Medical Education Moves Online

Faced with a global pandemic, VCU School of Medicine faculty quickly converted in-person training material to a virtual learning format.

Last March, as the onset of the COVID-19 pandemic drove educators and learners online, the VCU School of Medicine had to quickly adapt. Faculty members were challenged to launch new and additional coursework to translate material traditionally delivered through clinical rotations and on-campus classrooms into a virtual learning format. Now, their innovations are changing the landscape of how students learn.

Clay modeling urology organ [View Image]In the Department of Surgery, for example, educators sent clay modeling kits to four senior medical students participating in the Division of Urology’s virtual sub-internship. In the absence of traditional dissection opportunities, the assignment was to build 3D models of genitourinary organs. M3 Shannon Leung, who presented about the project during the 2021 Virtual Health Science Education Symposium, said the exercise displayed creativity, dexterity and attention to detail among the participants, none of whom had artistic backgrounds.

“While our findings are limited by our small sample size, the clay modeling activity was a unique way to enhance learning of urological anatomy and boost student engagement,” Leung said. “Our findings parallel current literature demonstrating largely positive perspectives toward clay modeling.”

From Cadaver to Computer

Faculty and students also were challenged to complete hands-on anatomy courses entirely online. To facilitate virtual learning, instructors recorded cadaver dissections that students normally would have completed in the laboratory, using active shifts in perspective. They then used those videos, plus an annotation tool to draw answers to anatomical questions, during classes over Zoom. Cadaver dissection camera angles [View Image]

“The videos were very well done, and the practical exam that the students completed — where they had to identify different anatomical structures — was perhaps much clearer than in past years,” Christopher Woleben, M.D., interim senior associate dean for medical education and student affairs, told the VCU School of Medicine’s magazine 12th and Marshall earlier this year.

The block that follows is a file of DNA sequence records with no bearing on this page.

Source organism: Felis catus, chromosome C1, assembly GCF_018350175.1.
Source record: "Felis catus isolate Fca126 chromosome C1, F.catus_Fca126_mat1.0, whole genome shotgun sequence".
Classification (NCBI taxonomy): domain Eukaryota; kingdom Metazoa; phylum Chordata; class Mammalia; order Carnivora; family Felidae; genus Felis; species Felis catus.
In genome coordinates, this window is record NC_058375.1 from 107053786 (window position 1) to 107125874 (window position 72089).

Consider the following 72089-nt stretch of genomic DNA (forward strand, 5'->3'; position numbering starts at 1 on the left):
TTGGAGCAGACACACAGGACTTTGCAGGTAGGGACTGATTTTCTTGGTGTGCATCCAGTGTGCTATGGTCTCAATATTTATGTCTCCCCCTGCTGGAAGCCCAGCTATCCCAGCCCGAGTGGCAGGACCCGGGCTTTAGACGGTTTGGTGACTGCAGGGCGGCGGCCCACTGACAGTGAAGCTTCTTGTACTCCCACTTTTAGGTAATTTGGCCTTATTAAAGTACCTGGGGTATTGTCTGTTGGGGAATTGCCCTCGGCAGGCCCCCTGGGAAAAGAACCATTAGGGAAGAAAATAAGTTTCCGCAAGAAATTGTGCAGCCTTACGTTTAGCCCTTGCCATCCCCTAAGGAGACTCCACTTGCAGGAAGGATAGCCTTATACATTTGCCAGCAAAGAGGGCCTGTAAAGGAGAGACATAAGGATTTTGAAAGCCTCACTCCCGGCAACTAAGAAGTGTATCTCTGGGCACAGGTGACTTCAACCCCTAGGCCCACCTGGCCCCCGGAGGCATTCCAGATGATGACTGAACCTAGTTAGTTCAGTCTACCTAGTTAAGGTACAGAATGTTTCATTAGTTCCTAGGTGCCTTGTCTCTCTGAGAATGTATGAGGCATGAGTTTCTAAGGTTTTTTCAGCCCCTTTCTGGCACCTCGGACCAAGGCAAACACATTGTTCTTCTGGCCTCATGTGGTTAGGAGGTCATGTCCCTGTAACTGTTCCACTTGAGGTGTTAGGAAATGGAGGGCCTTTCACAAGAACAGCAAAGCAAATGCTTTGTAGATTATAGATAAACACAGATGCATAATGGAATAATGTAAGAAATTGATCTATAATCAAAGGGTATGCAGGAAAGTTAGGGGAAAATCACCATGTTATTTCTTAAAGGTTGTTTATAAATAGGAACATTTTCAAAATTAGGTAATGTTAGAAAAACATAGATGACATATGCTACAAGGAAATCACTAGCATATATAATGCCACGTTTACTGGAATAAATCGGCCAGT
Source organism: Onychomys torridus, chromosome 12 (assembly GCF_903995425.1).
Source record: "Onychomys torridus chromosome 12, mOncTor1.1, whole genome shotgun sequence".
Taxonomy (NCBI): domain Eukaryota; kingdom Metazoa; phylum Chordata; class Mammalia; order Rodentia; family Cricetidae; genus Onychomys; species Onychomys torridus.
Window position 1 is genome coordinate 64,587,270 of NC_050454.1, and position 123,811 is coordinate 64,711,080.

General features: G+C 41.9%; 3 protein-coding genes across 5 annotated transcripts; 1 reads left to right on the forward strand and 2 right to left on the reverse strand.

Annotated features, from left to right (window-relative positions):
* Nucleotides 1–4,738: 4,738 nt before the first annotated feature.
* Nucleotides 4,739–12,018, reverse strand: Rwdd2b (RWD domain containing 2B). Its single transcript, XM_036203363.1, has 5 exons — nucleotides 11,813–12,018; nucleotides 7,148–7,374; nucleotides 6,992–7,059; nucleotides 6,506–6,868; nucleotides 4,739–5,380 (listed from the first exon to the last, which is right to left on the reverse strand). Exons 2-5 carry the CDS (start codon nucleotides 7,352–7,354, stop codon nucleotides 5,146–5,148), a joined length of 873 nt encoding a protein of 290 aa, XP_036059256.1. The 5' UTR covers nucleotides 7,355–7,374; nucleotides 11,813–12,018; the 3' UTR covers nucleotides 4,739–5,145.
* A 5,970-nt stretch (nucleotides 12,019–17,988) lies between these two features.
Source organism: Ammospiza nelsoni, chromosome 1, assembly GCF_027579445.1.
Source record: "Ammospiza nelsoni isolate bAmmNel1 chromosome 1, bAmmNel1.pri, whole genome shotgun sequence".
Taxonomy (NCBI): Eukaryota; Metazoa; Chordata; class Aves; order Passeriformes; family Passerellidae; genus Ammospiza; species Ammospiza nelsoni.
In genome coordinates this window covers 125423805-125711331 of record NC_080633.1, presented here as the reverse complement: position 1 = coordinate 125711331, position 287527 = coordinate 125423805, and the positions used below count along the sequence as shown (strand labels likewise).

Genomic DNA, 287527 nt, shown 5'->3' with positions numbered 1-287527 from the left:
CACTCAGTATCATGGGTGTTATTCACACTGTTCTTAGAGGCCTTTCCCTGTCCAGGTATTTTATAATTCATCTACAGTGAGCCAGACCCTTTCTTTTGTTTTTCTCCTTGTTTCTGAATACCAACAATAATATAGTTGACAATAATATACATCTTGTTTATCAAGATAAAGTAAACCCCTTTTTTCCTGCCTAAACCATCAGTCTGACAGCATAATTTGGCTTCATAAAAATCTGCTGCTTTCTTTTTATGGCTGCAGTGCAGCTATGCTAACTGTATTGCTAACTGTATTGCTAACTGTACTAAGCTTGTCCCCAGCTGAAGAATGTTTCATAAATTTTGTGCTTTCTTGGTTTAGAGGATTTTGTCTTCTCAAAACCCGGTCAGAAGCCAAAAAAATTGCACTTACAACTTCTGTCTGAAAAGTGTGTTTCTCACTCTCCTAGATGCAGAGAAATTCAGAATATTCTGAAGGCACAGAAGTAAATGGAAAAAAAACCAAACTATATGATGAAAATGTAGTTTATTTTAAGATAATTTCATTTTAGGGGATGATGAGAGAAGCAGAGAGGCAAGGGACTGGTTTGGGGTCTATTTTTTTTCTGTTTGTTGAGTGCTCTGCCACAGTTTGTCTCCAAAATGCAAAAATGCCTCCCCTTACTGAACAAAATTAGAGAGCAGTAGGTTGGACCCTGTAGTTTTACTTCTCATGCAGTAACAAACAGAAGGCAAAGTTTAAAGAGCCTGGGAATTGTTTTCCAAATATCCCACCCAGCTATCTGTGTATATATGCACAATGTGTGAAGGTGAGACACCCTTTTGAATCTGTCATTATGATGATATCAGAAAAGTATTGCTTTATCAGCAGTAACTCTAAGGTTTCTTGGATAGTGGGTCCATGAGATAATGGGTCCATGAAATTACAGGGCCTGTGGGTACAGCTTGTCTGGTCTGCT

According to research presented by Kelly Harrell, Ph.D., M.P.T.; Melissa McGinn, Ph.D.; Cherie Edwards, Ph.D.; and M. Alex Meredith, Ph.D. at the 2021 Virtual Health Science Education Symposium, students showed a 14% improvement in scores on practical exams compared with five previous courses. 

The group concluded that the faculty-prepared examples may have allowed students to more clearly see structures that are often difficult to dissect, such as muscles, while having a minimal effect for less visually complicated structures, such as bones. Faculty involved in the project intend to scale up video production to create an entire medical gross anatomy course online.

Interprofessional Teamwork

Interprofessional education, or IPE, is an accreditation requirement for most health science programs. According to Abigale Matulewicz, PharmD, an assistant professor at the VCU School of Pharmacy who presented at the 2021 Virtual Health Science Education Symposium, IPE courses typically center around developing skills in four core competencies: values and ethics; roles and responsibilities; interprofessional communication; and teamwork.

Matulewicz’s presentation discussed the preliminary results of translating an existing interprofessional foundations course to an asynchronous online format. The challenge, she said, was to offer independent activities while still holding students accountable and engaging them in “interprofessional teamwork that we felt was so critical.”

The course evaluation results reveal that the new format was well-received by students, and those enrolled in the asynchronous online course reported positive attitudinal changes at a rate consistent with the previous in-person class. Matulewicz and her team concluded that the online format successfully met interprofessional education objectives, and they plan to fine-tune the course content and expand its activities for future implementation.

Looking Ahead

Even with normalcy on the horizon, the ongoing COVID-19 pandemic underscores the reality that medical schools must remain agile. The VCU School of Medicine remains committed to providing innovative, collaborative learning opportunities for students and trainees, and many of the lessons learned both in and out of the classroom during this academic year will inform and reframe teaching practices in the future.

“There will be a blend of what we have done in the past and what we’ve done in the past few months,” Woleben said. “There are some lessons that we’ve learned that will stick. And that’s a good thing.”

 

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